National Cathedral School

National Cathedral School (NCS) is an independent Episcopal private day school for girls in grades 4-12 located on the grounds of the Washington National Cathedral in Washington, D.C., United States. Founded by philanthropist and suffragist Phoebe Apperson Hearst and Bishop Henry Yates Satterlee in 1900, NCS is the oldest of the institutions constituting the Protestant Episcopal Cathedral Foundation.

National Cathedral School
National Cathedral School logo.jpg
Mount Saint Alban


United States
TypePrivate, day, college prep
MottoWe believe in the power of young women
Religious affiliation(s)Episcopal
Patron saint(s)Hilda of Whitby
Head of SchoolSusan C. Bosland
Student to teacher ratio8:1
Color(s)Purple and gold
Athletics conferenceISL
Team nameEagles

The schoolEdit

Woodley North Classroom building
Hearst Hall

NCS has about 580 students in grades 4 through 12. Its mascot is the eagle. Its brother school, St. Albans, and the shared coeducational elementary school (K-3), Beauvoir,[1] are also located on the 57-acre (230,000 m2) Cathedral Close in Northwest Washington near the Washington National Cathedral. Susan C. Bosland is the eleventh Head of School.[2]

Notable alumnaeEdit

Notable former facultyEdit

External linksEdit


  1. ^ Beauvoir
  2. ^ [1] National Cathedral School
  3. ^ "National Cathedral School ~ Election Experts Speak at NCS". Retrieved 2015-06-01.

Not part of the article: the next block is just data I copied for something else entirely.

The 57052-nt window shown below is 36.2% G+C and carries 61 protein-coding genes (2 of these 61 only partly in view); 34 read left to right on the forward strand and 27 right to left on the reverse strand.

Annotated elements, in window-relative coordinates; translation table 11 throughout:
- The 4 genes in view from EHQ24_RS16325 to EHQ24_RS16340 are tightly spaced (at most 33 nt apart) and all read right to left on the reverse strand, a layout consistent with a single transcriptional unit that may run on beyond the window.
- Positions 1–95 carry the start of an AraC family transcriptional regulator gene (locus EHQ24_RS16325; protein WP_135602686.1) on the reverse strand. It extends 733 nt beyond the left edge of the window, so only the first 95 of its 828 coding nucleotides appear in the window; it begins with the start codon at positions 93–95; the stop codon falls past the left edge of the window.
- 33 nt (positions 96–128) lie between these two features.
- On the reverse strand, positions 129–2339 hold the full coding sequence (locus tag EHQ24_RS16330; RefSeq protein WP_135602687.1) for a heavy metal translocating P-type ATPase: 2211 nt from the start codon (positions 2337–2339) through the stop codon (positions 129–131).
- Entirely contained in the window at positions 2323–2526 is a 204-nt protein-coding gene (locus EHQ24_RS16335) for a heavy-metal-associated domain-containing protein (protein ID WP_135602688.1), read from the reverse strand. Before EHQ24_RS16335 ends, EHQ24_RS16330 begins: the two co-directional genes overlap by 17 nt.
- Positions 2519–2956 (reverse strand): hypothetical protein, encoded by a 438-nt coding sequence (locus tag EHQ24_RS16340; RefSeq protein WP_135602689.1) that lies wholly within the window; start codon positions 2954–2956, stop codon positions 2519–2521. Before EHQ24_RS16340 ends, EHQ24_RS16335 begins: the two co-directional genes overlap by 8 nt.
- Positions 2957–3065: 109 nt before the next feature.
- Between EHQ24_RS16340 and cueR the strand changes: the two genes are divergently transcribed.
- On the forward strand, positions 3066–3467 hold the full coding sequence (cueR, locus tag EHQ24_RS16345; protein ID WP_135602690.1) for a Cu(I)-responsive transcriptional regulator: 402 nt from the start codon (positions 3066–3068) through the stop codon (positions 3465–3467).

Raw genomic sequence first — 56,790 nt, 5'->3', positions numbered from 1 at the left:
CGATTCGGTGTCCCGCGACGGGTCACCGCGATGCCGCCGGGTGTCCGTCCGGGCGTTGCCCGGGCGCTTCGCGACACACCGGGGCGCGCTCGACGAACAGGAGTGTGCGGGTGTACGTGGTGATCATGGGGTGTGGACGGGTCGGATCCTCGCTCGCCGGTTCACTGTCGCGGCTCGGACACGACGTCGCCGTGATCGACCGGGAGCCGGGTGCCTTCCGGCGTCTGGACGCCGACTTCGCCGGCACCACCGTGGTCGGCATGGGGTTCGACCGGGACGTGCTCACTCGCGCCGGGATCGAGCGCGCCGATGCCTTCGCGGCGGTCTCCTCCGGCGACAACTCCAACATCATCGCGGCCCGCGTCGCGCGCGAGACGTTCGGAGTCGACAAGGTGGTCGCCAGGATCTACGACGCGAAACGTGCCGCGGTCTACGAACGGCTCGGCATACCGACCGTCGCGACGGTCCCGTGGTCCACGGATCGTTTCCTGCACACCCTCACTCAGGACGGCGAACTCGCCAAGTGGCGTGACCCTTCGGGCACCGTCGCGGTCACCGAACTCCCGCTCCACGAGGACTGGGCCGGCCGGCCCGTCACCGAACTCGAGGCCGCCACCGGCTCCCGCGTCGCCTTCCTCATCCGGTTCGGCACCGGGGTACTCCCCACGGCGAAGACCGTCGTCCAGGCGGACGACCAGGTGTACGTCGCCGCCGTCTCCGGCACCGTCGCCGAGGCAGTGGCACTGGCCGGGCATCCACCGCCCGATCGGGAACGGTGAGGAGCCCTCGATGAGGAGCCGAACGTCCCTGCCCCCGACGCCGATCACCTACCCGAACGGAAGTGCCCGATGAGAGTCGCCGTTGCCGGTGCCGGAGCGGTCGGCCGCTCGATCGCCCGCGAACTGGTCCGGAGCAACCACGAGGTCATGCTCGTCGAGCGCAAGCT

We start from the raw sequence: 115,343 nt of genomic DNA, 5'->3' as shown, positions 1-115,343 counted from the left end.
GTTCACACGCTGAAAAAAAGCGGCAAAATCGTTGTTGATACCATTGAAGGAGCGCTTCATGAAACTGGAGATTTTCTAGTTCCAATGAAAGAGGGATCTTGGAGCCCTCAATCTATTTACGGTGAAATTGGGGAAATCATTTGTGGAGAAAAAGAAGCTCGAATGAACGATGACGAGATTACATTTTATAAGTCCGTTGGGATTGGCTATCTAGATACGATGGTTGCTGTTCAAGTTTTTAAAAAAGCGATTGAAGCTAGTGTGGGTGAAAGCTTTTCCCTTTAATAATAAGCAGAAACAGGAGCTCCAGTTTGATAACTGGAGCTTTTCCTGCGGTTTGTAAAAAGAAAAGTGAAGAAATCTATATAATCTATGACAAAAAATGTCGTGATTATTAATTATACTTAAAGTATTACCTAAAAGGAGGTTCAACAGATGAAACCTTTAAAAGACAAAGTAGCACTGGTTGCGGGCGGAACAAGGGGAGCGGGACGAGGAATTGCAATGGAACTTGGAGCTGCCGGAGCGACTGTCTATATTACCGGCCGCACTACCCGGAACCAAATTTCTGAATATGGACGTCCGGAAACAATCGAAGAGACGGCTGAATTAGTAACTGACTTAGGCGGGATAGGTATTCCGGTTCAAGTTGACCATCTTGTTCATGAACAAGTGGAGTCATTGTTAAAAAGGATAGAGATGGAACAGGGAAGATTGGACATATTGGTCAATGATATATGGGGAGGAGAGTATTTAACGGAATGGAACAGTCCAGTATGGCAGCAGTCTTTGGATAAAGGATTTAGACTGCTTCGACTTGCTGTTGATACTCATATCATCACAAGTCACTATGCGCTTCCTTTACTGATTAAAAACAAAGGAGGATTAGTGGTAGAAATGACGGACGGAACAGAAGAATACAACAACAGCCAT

4. ^ "Rob Carter's Story • Strive: A Campaign for St. Albans". Retrieved 2015-06-01.
  5. ^ "Family Assets - Al Gore, Kristin Gore :". Retrieved 2015-06-01.
  6. ^ Tapper, Jake. "Daddy's girl". Retrieved 2015-06-01.
  7. ^ Tribune, Chicago. "Libby Fischer Hellmann follows suspenseful new paths". Retrieved 2015-06-01.
  8. ^ "National Cathedral School ~ Lynda Bird Johnson Robb '62 Recalls Her NCS Days". Retrieved 2015-06-01.
  9. ^ Stolberg, Sheryl Gay (January 25, 2014). "Old Democratic Name (Nunn) Stakes Bid on Shifting Georgia". The New York Times. p. A1.
  10. ^ "ComPost". The Washington Post. Retrieved November 14, 2012.
  11. ^ Pickert, Kate (December 2, 2008). "2-Minute Bio: Susan E. Rice". Time Magazine. Retrieved November 14, 2012.
  12. ^ a b Virgil E. McMahan (1995). The Artists of Washington, D.C., 1796–1996. Artists of Washington. ISBN 978-0-9649101-0-2.

Coordinates: 38°55′53″N 77°04′20″W / 38.9313°N 77.0722°W / 38.9313; -77.0722